Edvard Munch's unmistakable The Scream has been called "an icon of modern art, a Mona Lisa for our time." Yet, for all its prestige, actually more versions of the work exist than that of a revolutionary object kept in the Archives & Museum of Optometry.
It's called the Leland Refractor, and with only three rumored to ever have been produced, the device could be rarer than The Scream's four originals—one of which Sotheby's valued north of $119 million. Although the novel refractor may not receive the same critical acclaim—nor the price tag—that's not to say its significance to optometry's history is no less consequential.
An institutional repository for AOA and a locus of resources on its history and that of the profession, the Archives & Museum of Optometry comprises archival records and collections containing unique, primary source documents compiled over the past century, while its museum collections preserve the artifacts that define the optical industry, from fashion trends to clinical care.
Ronald Ferrucci, O.D., advisory committee president of the Optometric Historical Society, an organization devoted to documenting, preserving and sharing optometry's history, says it's a tireless, yet important challenge recording the profession's heritage.
"Each generation creates its own history," Dr. Ferrucci notes. "If we let a generation go by without documenting its unique story, we will have lost the institutional memory of the individuals who participated. The OHS is working very hard in a number of ways to see that the progress our profession has made in the past 50 years is carefully documented before we lose the visionaries who made it possible."
The Archives & Museum of Optometry is where that collective knowledge, insight and experiences reside for generations to come.
Optometry's history by the numbers
The Archives & Museum of Optometry currently holds 100 years of archival material and museum objects culled from the International Library, Archives and Museum of Optometry collection after its closing in 2009. Here are just a few noteworthy museum metrics:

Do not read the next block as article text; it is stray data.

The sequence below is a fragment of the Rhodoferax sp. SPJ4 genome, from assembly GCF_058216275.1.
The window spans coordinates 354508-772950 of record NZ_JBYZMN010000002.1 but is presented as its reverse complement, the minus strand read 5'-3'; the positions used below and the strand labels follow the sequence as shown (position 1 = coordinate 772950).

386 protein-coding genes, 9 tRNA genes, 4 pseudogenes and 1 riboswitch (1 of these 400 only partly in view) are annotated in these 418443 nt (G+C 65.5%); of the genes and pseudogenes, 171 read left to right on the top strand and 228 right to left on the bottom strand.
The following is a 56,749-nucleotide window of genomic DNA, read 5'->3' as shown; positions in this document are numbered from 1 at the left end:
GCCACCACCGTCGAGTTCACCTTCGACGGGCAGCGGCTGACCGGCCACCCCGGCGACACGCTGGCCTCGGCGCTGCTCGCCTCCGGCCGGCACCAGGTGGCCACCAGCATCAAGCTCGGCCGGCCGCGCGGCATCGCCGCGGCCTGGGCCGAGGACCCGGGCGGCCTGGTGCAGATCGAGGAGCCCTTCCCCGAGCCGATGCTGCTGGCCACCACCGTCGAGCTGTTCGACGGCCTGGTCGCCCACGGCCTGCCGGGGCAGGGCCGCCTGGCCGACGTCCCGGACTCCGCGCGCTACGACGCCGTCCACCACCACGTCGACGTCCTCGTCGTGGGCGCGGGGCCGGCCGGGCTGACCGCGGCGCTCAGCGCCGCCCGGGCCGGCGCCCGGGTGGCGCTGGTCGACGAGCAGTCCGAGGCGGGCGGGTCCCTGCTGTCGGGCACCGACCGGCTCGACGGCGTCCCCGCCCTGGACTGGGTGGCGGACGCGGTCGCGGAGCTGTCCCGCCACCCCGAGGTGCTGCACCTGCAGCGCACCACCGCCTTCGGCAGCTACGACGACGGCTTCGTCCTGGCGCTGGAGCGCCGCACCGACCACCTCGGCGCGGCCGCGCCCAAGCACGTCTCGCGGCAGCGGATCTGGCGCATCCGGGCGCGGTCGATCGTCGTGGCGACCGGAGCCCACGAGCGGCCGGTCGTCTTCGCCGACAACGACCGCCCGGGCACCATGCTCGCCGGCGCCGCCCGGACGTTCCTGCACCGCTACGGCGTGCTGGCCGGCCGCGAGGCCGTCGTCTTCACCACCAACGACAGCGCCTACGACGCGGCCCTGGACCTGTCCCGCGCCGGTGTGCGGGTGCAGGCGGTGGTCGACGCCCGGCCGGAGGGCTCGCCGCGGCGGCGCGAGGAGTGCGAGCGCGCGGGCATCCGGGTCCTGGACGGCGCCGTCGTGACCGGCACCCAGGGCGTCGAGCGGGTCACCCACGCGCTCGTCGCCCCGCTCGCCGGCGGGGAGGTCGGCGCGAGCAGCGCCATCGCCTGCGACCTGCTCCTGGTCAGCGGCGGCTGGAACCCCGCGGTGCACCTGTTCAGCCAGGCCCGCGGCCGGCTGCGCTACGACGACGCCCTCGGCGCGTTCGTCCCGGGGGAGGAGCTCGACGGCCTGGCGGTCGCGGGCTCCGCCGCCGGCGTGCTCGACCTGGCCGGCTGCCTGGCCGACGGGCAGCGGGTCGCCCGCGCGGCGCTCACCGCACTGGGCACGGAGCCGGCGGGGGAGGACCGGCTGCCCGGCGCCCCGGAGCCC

- There are 2,000 cubic feet of archival records, including AOA and affiliate records, personal papers, rare books and historical periodicals, photographs and ephemera.
- There are 1,800 cubic feet of therapeutic and diagnostic equipment that document the evolution of clinical care and technology across the 20th century, spectacles and protective eyewear, and commemorative AOA items.
- 1898 to 1990 are the years from which most museum items date; however, some objects date well before the 19th century, such as the Nuremberg Glasses.
The Archives & Museum of Optometry's challenge is not only conservation and preservation, but also simply cataloging the myriad items, photographs and documents graciously donated to ensure these resources are accessible to future generations. Although the archival material is minimally processed, there is still much work to be done in providing more information to researchers about the kinds of materials in the collection and processing donations.
"The Archives & Museum of Optometry, which houses a rich trove of artifacts and literature related to optometric history, is presently undergoing an exciting transformation," Dr. Ferrucci notes. "Its space within the AOA headquarters has been updated and expanded. Its staff is hard at work cataloguing and organizing the extensive collection of material that represents optometry's incredible story."
Once such backlogged items are catalogued and inventoried, the Archives & Museum of Optometry will be able to digitize the collection and make the pictorial history widely accessible online...and that's just the first step.
Make a difference today
The Archives & Museum of Optometry is working hard to digitize not only its collection, but also its catalog—a process that requires significant time, expertise and materials.
Here's how you can help preserve optometry's history:
- Include the Archives & Museum of Optometry in your end-of-year charitable giving plans and donate today.
- Learn more about the Optometric Historical Society by clicking here.
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